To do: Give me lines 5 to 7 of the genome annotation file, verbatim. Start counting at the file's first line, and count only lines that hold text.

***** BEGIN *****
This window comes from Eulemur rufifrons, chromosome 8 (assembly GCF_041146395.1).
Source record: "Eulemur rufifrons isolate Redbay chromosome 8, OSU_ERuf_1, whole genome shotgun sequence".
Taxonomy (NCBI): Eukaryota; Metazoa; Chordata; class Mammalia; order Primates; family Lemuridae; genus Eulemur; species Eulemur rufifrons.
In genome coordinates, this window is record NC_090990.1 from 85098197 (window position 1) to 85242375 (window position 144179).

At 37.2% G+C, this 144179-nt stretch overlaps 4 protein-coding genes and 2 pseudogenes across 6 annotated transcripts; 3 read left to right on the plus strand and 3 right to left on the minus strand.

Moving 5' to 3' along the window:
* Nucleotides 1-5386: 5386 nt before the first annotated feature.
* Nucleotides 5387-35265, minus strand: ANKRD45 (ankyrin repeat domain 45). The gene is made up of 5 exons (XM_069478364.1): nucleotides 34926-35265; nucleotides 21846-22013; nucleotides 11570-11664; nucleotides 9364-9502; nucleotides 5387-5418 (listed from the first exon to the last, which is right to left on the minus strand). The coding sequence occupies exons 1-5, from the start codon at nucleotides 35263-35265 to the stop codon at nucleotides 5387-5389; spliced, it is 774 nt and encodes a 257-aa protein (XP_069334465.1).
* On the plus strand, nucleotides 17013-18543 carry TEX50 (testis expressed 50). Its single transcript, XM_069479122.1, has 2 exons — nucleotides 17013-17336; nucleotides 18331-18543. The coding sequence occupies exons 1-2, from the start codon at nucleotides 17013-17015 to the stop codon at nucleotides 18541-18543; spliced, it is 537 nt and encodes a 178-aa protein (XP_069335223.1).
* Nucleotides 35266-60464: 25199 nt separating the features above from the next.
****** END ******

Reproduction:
At 37.2% G+C, this 144179-nt stretch overlaps 4 protein-coding genes and 2 pseudogenes across 6 annotated transcripts; 3 read left to right on the plus strand and 3 right to left on the minus strand.

Moving 5' to 3' along the window:
* Nucleotides 1-5386: 5386 nt before the first annotated feature.